Transforming Ordinary People into Extraordinary Followers of Christ

This Christmas – Matthew’s Messiah: The Fathers


Matthew 1:18-25

Today we’re exploring the true meaning of Christmas through the perspective of Jesus’ earthly father,  Joseph, and his heavenly Father, God. When Joseph found out that Mary was pregnant out of wedlock  (v. 19), he displayed a remarkable balance between graciousness and allegiance to God’s moral law. If  Joseph is going to be faithful to the law of God, he can’t turn a blind eye to what has happened. But on the  other hand, He loves Mary and doesn’t want to expose her to public ridicule and shame. As remarkable  as Joseph’s response is, Jesus’ other father—God—reveals three truths that are even more important. 

  1. The importance of Jesus’ identity. No mere man, but God Himself, is the baby’s father (v. 20). Comparing v. 21 (“…he shall save his people…”) to Zechariah 9:16 (“God himself will save his people”)  reveals that Mary’s baby is God! Then, just to make Jesus’ identity absolutely clear, Matthew quotes  Isaiah 7:23 (“Behold, the virgin shall be with child and shall bear a Son, and they shall call His name  Immanuel,” which translated means, “God with us.”). We may not be amazed by that assertion, but  first century Jews would have been thunderstruck by the idea of God taking on humanity. Jews knew  that God is so holy that fallen humans cannot go into his presence without dying. They wouldn’t even  say God’s proper name, “Yahweh”; instead they called him “Lord”. (Unlike the Jews, who knew that  Yahweh was the only source of salvation, instead we are shocked by the all-or-nothing character of  Christianity.) Instead, like the Jews, we should be shocked by the radical, enormous implications that  Jesus is “God with us”. The “doctrine of Christmas” changes everything! 
  2. The importance of the doctrine of Christmas. Not only does the angel tell us who Jesus is, he  also tells us what he came to do: “He will save his people from their sins” (v. 21). Every other religious  leader claimed to show the right way to live, how to be a good and virtuous person. But Jesus presents  himself as our great God and Savior who came to achieve salvation for us. This great salvation comes  to us solely by grace, and not by our efforts (because God’s standard is perfection). Jesus came to do  what we cannot do for ourselves; no one can be justified by his deeds.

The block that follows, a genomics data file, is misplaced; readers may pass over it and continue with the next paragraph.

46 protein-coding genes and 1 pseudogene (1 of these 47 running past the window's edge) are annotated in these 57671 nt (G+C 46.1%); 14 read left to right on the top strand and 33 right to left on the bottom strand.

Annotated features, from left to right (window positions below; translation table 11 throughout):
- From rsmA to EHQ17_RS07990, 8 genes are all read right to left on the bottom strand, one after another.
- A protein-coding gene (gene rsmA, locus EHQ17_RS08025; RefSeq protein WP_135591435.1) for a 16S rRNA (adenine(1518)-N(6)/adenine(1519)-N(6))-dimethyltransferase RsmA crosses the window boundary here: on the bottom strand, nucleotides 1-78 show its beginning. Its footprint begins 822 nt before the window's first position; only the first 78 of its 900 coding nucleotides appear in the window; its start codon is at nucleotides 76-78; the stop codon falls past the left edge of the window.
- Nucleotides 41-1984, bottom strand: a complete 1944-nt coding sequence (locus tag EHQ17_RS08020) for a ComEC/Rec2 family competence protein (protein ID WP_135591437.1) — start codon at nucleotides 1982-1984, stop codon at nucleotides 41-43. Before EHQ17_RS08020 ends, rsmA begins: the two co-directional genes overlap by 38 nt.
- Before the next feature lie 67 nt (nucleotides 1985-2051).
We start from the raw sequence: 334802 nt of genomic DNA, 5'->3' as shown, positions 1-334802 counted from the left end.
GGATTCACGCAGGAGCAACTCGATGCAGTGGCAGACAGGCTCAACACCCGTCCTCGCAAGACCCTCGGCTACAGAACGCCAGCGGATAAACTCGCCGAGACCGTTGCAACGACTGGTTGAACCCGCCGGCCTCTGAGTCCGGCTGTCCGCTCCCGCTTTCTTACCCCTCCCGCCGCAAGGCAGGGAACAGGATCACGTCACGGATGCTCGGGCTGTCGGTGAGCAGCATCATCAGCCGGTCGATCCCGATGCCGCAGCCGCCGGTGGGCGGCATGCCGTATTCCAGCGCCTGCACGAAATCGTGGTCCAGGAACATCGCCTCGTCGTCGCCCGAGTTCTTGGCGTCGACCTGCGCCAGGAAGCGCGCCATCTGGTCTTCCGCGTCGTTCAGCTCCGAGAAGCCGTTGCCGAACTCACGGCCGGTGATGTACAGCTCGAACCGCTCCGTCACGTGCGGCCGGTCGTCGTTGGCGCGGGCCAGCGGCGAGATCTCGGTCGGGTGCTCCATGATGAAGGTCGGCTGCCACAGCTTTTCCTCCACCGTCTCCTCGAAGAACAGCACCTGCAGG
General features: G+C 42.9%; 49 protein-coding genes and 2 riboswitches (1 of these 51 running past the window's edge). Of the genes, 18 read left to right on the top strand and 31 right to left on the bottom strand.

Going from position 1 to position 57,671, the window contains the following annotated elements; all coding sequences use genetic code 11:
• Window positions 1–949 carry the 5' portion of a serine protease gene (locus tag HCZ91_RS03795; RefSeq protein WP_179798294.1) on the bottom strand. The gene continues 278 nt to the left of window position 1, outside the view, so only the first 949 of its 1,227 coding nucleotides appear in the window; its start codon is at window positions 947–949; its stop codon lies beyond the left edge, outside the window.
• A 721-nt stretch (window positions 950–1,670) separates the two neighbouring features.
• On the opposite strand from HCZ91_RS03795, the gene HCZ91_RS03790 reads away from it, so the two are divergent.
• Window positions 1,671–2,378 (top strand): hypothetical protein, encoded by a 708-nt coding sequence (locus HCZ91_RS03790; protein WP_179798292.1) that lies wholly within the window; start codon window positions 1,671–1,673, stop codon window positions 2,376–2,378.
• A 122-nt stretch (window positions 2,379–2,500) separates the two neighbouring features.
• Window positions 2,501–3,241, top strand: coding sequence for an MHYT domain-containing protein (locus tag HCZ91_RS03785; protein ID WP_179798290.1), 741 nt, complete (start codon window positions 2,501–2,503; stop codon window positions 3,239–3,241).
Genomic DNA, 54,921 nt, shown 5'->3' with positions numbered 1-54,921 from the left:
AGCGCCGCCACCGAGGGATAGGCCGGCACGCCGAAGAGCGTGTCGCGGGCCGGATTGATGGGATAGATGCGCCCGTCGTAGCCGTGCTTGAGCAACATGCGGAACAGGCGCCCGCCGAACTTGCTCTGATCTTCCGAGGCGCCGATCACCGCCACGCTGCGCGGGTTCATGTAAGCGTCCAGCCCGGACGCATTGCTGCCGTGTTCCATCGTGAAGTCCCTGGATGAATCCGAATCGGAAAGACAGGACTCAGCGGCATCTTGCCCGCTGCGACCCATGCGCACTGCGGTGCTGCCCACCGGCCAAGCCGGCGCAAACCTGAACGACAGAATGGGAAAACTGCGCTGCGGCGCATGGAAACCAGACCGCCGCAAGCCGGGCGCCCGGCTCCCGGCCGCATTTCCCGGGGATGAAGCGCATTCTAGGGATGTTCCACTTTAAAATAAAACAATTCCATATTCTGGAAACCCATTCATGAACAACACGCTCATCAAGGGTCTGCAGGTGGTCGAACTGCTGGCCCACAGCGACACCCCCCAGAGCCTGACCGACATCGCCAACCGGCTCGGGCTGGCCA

3. The importance of Jesus’ authority. Even though Joseph had all of the responsibilities and  challenges that come with raising Jesus, the authority to name this child was “above his pay grade” (v.  21, 25)! You had the authority to name your kids and Adam and Eve had the authority to name all the  animals, but Joseph was denied this authority. Why? Because to name someone is to have authority  over them, and we don’t manage Jesus—he manages us! When Jesus comes into our life, we forfeit  the right to live our lives the way we want to. Jesus is lord! We lose the right to self-determination.  Jesus has ultimate authority—because he is God! This is the message of Christmas, and it challenges  the lie that has become the chief operating assumption of our hearts: We think that we must not submit  ourselves fully to God, that we can’t trust that his plan is good for us.  

We think God wants to withhold good from us. (This was Satan’s lie to Adam and Eve in Genesis 3:1-5).  Satan’s lie has entered the bloodstream of the human race, with the result that our main working  assumption about God is that if we ever give ourselves completely to Him, we will be miserable. Take  a hard inside look and you’ll discover this assumption operating at the bottom of your heart—whether  you tend toward relativism or moralism. The relativist says, “I’m not willing to give up one ounce of my  freedom to God (if there is a God), because I could never be happy if I did.” The moralist says, “I’m  willing to give up some of my freedoms because that’s the only way to get anything out of God. If I’m  going to pry blessings out of his begrudging fingers, I’m going to have to toe the line and try to live a  moral life.” Satan’s lie says, “Don’t you dare unconditionally trust God—he’ll make you miserable.” But  when we see the great lengths God has gone to bring us back into relationship with himself, we cannot continue to believe Satan. Christmas silences Satan’s lie!


Embrace Jesus as your Savior and you can come to  know the joy that only comes through glad surrender. If you would like to trust Christ as Savior, contact us here. After providing your contact information, scroll down to the Ministry Information Request section and mark the first or second  checkbox. You can also email us at: We look forward to helping!


Each week, write down one doable concrete step of obedience, small or large, that you will put into practice this week. (James 1:22: “But prove yourselves doers of the word, and not merely hearers who delude themselves.”)


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